The difficulty of such a show will be forever connected with the oppression of the Native Americans and it could be argued that this type of show accentuated that. Again, even this is complex. Perhaps running the Wild West show had changed Cody’s perception because his friendship with Sitting Bull was well known. When Sitting Bull returned to the reservation he was forced to live on in 1885, after leaving the Wild West Show, it was the beginning of the end. Before long he had been killed by the tribal police who tried to subdue the culture of the Native Americans. Sitting Bull was viewed with contempt by Major McLaughlin who ran the reservation. He used the elderly chief as a scapegoat for the rise of the Ghost Dance movement, which used dance as an expression of the belief that ghosts of the buffalo would return and mark the return of their old way of life. Before Sitting Bull’s death, Cody received a telegram asking him to come and calm the situation, but he only just missed arriving in time. If he had arrived on time, I wonder if he would have been able to save the life of his friend in return for the loyal service many Native Americans had given as performers in his show.
 Smith, H. N., ‘Buffalo Bill: Hero of the Popular Imagination’’, Southwest Review, 33.4 (1948), p. 379.
 Dickenson, G., Ott, B. L. & Aoki, E., ‘Memory and Myth at the Buffalo Bill Museum’, Western Journal of Communication, 69.2 (2005), p. 86.
 Dickenson, G., Ott, B. L. & Aoki, E., ‘Memory and Myth at the Buffalo Bill Museum’, p. 86.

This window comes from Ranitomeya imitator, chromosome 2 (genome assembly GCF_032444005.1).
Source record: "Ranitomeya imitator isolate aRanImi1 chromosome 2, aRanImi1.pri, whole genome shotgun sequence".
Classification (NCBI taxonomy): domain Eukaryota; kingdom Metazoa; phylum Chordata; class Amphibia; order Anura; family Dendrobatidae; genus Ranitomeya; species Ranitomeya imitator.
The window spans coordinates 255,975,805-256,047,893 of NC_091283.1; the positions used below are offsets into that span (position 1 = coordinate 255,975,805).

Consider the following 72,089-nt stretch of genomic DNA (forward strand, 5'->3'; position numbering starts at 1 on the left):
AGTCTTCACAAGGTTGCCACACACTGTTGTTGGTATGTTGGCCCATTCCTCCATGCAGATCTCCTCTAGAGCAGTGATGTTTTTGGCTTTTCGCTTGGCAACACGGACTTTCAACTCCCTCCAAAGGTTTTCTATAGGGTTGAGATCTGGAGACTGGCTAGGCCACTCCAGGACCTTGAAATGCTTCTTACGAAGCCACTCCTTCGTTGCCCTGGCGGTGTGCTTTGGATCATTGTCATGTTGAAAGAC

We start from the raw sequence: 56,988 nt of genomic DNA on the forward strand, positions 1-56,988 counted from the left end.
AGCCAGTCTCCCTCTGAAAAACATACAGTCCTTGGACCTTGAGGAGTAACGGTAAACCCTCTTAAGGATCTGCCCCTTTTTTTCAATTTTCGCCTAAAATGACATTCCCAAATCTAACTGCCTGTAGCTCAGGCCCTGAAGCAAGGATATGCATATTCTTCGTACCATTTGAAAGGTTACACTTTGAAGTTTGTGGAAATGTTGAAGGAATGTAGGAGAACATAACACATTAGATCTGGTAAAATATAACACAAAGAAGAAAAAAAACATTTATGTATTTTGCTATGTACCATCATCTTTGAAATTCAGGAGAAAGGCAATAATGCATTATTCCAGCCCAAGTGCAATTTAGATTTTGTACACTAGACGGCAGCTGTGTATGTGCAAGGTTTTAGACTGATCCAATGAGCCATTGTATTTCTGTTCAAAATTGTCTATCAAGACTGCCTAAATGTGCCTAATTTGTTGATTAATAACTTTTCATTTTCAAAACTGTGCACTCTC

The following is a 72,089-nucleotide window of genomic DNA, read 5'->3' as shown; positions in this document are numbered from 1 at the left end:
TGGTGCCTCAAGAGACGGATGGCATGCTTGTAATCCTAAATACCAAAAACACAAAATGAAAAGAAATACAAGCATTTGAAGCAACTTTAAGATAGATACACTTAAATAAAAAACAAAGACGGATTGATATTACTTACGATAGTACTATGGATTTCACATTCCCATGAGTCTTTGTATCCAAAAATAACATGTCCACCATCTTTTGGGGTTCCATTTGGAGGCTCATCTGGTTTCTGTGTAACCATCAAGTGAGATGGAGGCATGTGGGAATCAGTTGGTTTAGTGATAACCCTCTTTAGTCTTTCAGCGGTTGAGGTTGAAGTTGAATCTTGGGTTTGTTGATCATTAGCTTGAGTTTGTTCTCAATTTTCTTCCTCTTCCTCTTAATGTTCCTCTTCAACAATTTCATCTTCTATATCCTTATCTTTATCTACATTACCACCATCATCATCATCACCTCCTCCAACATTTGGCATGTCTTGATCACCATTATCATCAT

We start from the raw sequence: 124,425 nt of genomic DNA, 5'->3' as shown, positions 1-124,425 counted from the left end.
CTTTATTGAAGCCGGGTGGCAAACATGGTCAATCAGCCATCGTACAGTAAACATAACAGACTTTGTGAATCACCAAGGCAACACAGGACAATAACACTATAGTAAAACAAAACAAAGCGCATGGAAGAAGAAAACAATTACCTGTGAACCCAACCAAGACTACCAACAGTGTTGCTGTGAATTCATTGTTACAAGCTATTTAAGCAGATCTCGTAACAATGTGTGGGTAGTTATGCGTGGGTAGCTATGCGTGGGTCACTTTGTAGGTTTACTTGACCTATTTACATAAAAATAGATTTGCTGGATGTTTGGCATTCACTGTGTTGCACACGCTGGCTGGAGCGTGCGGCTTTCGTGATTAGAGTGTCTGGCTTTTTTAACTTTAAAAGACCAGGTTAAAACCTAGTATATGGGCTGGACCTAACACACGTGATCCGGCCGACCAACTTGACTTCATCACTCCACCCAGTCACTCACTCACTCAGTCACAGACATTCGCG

Dickenson, G., Ott, B. L. & Aoki, E., ‘Memory and Myth at the Buffalo Bill Museum’, p. 101.
 Dickenson, G., Ott, B. L. & Aoki, E., ‘Memory and Myth at the Buffalo Bill Museum’, p. 101.
 R. Slotkin, Gunfighter Nation: The Myth of the Frontier in Twentieth Century America (1992) cited in Dickenson, G., Ott, B. L. & Aoki, E., ‘Memory and Myth at the Buffalo Bill Museum’, p. 86.
 Delaney, M., Art and Advertising in Buffalo Bill’s Wild West (Norman: University of Oklahoma Press, 2019), p. 10.
 Delaney, M., Art and Advertising in Buffalo Bill’s Wild West, p. 7.
 Dickenson, G., Ott, B. L. & Aoki, E., ‘Memory and Myth at the Buffalo Bill Museum’, p. 99.
 Delaney, M., Art and Advertising in Buffalo Bill’s Wild West, p. 11.
 Delaney, M., Art and Advertising in Buffalo Bill’s Wild West, p. 11.
 Warren, L. S., Buffalo Bill’s America (New York: Alfred A. Knopf, 2005), p. XI.
 Russell, D., The Lives and Legends of Buffalo Bill (Norman: University of Oklahoma Press, 1979), p. 7.
 Wrobel, D., ‘Exceptionalism, Globalism, and Transnationalism- The West, America and the World Across the Centuries’, in Christianson, F. (ed), The Popular Frontier: Buffalo Bill’s Wild West and Transnational Mass Culture (Norman: University of Oklahoma Press, 2017), p. 6.
 Warren, L. S., Buffalo Bill’s America, p. XI.
 Warren, L. S., Buffalo Bill’s America, p. XI.